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Bench Memos

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The Administration’s Abdication on DOMA



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It’s hard to describe how odd it is to hear a Department of Justice lawyer argue in court that a law passed by Congress should be struck down as unconstitutional. It is, after all, the DOJ’s job to defend laws passed by Congress. But as I sat at the First Circuit Court of Appeals in Boston on Wednesday listening to the appellate arguments for the Federal Defense of Marriage Act (DOMA) cases, that’s exactly what I heard for 20 minutes from the DOJ lawyer.

The administration’s abdication does have a silver lining: The House of Representatives retained former solicitor general Paul Clement to defend the law in DOJ’s place. And Clement’s well-earned reputation as advocate extraordinaire was on display Wednesday, as he deftly defended the law and Congress’s prerogative in recognizing the opposite-sex definition of marriage for federal purposes. Congress, he argued, does not have to simply acquiesce to a state’s redefinition of marriage, and it was rational for Congress to believe that marriage is too important of an institution to change in such a fundamental way.

Ultimately, it’s much better that Paul Clement is defending these cases rather than the DOJ, which only pretended to defend DOMA before deciding to jump ship and join the opposition. But still, you have to wonder how the DOJ’s unprecedented decision to attack the constitutionality of a law that it has a constitutional duty to defend will impact the Department in the long-term. Surely every administration has to defend laws that it would not have supported politically. For example, and speaking of Paul Clement, when he was solicitor general under the Bush administration he defended the infamous McCain-Feingold campaign-finance law, which is of course a darling of the Left. No doubt President Bush (and perhaps Clement himself), strongly disliked the law. But, by all accounts, Clement defended McCain-Feingold vigorously — and successfully — at the Supreme Court.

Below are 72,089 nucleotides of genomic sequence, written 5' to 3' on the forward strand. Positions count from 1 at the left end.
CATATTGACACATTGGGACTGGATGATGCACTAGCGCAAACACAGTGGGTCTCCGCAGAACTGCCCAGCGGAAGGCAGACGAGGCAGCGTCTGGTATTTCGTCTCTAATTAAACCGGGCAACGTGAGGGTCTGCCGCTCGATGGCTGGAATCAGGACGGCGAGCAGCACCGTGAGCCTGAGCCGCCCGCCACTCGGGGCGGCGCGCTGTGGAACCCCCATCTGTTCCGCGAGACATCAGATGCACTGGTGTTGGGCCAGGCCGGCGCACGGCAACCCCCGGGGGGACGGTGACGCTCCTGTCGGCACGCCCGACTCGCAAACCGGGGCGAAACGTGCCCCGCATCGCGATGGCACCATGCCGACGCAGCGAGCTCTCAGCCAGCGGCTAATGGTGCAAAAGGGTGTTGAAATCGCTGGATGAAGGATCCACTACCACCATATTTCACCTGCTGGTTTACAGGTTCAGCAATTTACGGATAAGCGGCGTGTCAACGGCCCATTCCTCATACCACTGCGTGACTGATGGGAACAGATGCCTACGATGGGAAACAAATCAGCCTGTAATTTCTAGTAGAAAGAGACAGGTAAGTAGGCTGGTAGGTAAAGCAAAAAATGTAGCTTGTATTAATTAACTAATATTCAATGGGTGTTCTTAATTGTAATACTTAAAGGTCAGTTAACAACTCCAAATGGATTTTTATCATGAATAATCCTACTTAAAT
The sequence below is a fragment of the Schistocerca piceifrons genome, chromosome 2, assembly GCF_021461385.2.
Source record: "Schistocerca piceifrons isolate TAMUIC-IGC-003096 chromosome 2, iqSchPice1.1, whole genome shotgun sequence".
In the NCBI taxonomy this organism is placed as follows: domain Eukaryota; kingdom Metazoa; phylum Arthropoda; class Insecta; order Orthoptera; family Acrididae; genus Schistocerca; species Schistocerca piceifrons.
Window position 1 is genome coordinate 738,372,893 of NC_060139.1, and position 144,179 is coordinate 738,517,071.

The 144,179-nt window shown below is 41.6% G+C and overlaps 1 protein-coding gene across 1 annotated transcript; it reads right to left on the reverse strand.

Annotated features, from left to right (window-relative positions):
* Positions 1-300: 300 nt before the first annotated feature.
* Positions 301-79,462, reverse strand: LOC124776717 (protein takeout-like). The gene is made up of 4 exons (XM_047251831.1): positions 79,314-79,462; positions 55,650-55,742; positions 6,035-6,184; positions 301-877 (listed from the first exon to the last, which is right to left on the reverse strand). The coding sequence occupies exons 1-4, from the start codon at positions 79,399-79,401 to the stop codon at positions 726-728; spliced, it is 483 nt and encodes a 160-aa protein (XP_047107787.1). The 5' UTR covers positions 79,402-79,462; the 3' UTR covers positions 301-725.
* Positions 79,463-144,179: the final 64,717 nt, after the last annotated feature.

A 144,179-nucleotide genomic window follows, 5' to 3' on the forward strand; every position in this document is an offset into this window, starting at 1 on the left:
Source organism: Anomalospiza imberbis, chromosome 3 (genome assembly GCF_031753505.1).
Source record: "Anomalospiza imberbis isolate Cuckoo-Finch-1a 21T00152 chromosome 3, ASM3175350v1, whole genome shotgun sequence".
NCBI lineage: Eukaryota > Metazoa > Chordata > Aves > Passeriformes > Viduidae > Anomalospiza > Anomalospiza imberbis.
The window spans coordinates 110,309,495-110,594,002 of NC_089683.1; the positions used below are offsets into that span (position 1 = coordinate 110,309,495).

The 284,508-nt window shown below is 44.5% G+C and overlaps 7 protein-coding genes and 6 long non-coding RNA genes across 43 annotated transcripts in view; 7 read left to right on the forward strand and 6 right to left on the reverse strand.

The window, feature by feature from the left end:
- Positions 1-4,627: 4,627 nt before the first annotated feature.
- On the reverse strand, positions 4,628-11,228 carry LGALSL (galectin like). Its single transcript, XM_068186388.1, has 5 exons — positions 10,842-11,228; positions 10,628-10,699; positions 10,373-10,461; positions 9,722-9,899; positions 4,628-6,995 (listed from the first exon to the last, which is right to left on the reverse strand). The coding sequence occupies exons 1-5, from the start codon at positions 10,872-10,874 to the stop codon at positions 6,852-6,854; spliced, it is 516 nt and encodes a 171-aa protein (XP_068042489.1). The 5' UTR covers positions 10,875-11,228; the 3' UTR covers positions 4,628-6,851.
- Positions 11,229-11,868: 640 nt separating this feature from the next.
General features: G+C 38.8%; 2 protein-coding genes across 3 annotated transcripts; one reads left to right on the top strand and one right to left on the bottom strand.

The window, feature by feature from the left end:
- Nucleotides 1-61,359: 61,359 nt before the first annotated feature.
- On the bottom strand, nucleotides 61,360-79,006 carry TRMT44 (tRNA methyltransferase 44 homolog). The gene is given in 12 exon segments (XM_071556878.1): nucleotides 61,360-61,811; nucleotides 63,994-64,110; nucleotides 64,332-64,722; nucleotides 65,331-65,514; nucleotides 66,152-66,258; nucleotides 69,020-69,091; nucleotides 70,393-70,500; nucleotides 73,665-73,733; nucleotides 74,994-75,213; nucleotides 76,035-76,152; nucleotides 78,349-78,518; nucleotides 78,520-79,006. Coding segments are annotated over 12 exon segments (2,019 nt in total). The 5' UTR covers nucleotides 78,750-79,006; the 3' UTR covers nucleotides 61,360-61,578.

Does DOMA deserve anything less? It was enacted by huge, bipartisan majorities in both houses (85–14 in the Senate, 342–67 in the House), its constitutionality was affirmed by the DOJ, and it was signed by President Clinton. When its constitutionality was later challenged in federal court three times under the Bush administration, the DOJ defended it successfully each time. So why the change? Has the legal precedent since then made defending DOMA a hopeless cause? Hardly. In fact, it’s just the opposite.

Every circuit court that has addressed the issue — eleven to date — has rejected the idea that classifications based on sexual orientation are subject to any heightened constitutional scrutiny. Such unanimity among the circuits is rare. Nonetheless, the administration’s stated reason for abandoning DOMA’s defense is that it believes that sexual orientation should be entitled to heightened protection, despite the avalanche of precedent to the contrary. That was its main argument at the First Circuit on Wednesday (incidentally, the First Circuit is one of the eleven to have already decided the issue).

Such an odd litigation position can’t be justified by legitimate legal theory. But then again, it seems clear that the administration’s decision didn’t have anything to do with law. At the end of the day, the administration’s decision was pure politics. And that is unfortunate in a nation that is supposed to be of laws, not men. Marriage deserves better, and so do the American people.  



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